False! There are actually quite a few things wrong with that statement.
Almost every dental insurance covers preventive services like cleanings and exams at 100%. That is why so many people consider them to be free. First of all, almost every dental plan has a yearly maximum allowance. Your ‘yearly max’ is usually between $1000 and $2000. Everything you get done at the dentist (except for orthodontics) comes out of that yearly allowance. Say you get a cleaning in January. In March you get your wisdom teeth taken out. You go to your 6-month appointment in July thinking everything is covered as usual. Unfortunately, that oral surgery in March used all of your yearly benefits!
Another way that patients get stuck with a bill after their cleaning appointment is they didn’t wait long enough from their previous appointment. Some insurance companies allow patients to get two cleanings whenever they choose throughout the year, which is great, especially for college students! Unfortunately, some are extremely strict about how often you can get a cleaning and will not pay a dime if you are even one day short of 6 months.
Did you know that if you have a cleaning and exam at one appointment, and an emergency exam at another appointment, your third exam at your next cleaning appointment won’t be covered? Even if you have plenty of benefits remaining, insurance companies almost never cover 3 exams in one year. Now you may be thinking, “that isn’t fair, they’re different exams.” You’re right – they are even coded differently (D0210 is a periodic exam and D0140 is a limited problem focused exam). Sadly, insurance companies consider all exams as the same, which means you’re out of luck if you want a third exam in a benefit year.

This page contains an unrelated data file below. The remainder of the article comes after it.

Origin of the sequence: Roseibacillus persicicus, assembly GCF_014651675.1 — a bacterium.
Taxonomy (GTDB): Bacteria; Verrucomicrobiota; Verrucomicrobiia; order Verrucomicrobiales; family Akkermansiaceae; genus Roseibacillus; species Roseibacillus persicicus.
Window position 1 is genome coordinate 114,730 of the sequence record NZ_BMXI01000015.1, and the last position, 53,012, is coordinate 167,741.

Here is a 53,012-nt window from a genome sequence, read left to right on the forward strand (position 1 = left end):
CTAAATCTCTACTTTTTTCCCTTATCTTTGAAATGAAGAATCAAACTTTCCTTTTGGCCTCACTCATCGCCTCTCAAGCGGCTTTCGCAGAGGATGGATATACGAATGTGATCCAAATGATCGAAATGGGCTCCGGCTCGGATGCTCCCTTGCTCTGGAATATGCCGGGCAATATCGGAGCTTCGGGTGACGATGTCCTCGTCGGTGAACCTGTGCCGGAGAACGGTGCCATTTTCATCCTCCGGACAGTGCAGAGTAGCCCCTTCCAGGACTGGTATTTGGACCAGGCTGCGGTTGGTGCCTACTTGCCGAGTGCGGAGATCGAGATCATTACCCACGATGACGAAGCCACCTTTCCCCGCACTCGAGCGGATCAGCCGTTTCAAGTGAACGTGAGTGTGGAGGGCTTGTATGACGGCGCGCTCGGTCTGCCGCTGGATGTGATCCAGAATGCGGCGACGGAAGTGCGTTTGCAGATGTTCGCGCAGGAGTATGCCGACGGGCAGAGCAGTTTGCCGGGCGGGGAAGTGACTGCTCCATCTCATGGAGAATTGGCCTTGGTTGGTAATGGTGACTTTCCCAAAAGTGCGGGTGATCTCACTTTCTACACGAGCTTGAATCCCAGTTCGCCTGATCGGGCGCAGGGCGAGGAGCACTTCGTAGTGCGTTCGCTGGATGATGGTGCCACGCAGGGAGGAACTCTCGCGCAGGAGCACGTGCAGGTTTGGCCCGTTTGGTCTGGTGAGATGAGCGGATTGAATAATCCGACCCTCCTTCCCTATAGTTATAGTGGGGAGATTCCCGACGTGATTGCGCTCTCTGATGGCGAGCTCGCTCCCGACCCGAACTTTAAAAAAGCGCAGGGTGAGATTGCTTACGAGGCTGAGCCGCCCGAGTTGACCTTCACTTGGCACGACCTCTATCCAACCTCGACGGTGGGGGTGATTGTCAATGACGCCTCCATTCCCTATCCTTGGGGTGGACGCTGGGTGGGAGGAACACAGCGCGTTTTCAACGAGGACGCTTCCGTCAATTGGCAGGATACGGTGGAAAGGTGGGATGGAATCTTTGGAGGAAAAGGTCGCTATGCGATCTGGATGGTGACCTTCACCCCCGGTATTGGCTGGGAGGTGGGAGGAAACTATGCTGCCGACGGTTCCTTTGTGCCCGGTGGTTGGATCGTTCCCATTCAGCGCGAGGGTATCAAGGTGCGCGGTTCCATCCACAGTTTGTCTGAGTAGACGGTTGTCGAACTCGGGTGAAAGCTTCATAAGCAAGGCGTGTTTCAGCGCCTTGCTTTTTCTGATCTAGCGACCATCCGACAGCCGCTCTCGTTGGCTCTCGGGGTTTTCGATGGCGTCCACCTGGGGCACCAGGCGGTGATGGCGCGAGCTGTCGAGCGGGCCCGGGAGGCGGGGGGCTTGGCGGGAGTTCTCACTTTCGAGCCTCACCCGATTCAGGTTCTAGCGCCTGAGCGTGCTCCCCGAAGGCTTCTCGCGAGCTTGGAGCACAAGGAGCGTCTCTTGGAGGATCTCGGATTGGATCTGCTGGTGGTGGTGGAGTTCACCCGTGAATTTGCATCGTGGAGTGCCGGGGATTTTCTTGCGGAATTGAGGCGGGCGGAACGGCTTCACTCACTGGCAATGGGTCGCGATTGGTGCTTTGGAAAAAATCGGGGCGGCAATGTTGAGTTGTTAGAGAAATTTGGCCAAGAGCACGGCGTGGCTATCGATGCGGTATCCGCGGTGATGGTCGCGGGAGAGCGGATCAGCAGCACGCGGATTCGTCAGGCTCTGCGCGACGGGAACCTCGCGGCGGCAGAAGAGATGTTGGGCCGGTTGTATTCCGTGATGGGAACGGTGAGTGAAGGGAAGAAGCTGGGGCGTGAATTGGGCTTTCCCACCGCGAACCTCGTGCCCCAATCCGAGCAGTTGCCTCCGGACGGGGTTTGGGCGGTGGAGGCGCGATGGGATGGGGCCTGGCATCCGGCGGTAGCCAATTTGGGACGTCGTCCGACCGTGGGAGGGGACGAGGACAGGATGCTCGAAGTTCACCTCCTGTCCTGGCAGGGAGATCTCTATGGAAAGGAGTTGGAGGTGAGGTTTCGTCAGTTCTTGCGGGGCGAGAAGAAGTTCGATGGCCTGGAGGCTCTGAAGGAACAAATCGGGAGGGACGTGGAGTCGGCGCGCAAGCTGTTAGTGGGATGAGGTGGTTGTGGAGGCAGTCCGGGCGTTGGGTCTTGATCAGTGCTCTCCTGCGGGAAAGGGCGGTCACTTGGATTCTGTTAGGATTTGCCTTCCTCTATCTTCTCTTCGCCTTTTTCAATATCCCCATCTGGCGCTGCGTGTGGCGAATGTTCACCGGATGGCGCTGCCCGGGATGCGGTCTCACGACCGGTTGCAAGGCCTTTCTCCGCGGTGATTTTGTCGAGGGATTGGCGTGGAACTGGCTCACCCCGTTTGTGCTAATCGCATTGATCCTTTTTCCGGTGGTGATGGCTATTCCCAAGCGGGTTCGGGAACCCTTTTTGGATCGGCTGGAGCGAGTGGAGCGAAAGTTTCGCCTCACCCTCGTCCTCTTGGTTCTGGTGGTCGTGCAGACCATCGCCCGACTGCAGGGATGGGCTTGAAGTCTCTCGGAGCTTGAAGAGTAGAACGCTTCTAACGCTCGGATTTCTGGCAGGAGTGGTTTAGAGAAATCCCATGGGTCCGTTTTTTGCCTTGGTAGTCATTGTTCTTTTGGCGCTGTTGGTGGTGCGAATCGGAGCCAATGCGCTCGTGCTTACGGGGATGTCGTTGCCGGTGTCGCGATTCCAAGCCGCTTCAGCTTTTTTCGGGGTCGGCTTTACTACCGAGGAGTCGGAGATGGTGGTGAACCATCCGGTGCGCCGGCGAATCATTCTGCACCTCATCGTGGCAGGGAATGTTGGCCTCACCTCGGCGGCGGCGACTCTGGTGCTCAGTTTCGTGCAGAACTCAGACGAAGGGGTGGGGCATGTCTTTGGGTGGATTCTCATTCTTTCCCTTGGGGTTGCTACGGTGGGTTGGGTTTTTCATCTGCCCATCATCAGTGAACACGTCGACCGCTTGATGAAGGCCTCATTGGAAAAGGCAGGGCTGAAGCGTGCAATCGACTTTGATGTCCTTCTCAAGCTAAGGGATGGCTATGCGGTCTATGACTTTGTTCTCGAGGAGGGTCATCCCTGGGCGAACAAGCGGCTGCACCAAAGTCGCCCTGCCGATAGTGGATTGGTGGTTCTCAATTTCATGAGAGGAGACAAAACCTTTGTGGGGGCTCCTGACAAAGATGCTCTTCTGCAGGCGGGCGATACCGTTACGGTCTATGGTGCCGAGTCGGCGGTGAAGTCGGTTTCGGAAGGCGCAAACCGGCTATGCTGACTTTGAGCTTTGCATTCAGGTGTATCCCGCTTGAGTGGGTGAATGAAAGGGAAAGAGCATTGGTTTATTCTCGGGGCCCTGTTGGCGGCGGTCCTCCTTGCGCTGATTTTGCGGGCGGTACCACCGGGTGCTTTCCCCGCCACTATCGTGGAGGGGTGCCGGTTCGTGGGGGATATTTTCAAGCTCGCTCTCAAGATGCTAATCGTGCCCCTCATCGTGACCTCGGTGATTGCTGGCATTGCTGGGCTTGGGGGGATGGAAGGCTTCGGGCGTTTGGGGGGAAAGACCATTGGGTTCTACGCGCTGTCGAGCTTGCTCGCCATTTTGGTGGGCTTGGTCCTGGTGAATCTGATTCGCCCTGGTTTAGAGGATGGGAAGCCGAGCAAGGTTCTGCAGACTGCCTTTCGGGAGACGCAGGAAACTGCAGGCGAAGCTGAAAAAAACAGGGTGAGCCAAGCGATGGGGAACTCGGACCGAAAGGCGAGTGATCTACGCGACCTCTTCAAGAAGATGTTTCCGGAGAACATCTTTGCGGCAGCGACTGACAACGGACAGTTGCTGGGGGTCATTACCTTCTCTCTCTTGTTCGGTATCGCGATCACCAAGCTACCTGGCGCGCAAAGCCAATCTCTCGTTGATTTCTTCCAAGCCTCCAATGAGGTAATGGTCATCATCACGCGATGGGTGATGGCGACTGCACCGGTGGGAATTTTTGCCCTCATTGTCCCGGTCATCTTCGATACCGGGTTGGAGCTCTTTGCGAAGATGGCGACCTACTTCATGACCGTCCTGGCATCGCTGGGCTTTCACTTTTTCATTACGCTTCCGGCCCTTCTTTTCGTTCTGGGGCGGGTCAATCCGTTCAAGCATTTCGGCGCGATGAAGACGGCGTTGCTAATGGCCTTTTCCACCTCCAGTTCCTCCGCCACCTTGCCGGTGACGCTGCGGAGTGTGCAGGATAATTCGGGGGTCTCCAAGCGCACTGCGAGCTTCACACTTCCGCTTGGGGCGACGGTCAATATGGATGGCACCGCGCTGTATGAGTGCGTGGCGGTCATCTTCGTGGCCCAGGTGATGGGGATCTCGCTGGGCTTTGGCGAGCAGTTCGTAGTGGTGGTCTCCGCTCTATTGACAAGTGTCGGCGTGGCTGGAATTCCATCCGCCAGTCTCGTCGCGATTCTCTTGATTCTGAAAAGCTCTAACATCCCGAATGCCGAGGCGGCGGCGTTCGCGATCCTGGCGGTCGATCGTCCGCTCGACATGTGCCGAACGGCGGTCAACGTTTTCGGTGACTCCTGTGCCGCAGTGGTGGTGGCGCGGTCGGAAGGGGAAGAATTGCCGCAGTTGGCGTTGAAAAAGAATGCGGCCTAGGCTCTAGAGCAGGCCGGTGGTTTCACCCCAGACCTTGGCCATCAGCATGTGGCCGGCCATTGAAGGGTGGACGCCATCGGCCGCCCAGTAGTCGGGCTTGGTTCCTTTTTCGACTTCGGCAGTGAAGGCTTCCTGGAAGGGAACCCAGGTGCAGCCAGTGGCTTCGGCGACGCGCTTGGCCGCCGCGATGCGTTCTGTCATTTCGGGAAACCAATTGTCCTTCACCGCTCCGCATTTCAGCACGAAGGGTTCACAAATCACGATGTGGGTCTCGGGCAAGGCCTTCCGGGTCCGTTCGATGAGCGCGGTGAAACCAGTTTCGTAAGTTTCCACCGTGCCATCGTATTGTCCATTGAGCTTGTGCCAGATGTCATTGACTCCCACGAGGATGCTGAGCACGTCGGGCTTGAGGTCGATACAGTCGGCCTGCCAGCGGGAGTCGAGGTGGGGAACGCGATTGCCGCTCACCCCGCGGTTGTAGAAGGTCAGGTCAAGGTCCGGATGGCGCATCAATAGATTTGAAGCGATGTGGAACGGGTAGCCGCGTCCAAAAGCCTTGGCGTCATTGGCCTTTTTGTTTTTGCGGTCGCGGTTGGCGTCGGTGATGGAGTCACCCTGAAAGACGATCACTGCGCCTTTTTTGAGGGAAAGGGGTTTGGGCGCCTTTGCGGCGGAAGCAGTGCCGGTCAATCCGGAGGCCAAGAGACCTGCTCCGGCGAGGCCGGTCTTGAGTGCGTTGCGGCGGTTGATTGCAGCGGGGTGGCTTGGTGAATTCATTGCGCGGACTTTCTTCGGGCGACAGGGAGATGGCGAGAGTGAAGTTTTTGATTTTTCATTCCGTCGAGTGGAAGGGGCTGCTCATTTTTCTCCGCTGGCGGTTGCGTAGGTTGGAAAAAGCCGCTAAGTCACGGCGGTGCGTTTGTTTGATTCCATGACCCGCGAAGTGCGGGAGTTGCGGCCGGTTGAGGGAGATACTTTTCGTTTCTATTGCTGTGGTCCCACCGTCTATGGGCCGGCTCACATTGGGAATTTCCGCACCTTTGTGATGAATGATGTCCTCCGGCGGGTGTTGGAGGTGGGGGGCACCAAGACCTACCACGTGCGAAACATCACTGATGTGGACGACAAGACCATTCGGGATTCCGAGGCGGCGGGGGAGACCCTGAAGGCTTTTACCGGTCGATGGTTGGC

Have you been diagnosed with periodontal disease? Your dentist has probably recommended follow-up periodontal maintenance appointments instead of regular cleanings. The standard of care is actually periodontal maintenance appointments every 3-4 months instead of every 6 months. On top of that, insurance companies no longer treat your periodic visits as preventive, therefore, they think they should pay less than 100%. Not only is your dentist recommending you come in more often, your dental insurer is only willing to cover 2 visits per benefit year, and only wants to pay 80% of the cost!
There are probably a few more ways that your two “free” cleanings end up costing you money, but these are the top reasons I see dental insurance companies weasel out of paying for your preventive treatment. I hope this article helps you avoid some unnecessary bills in the future.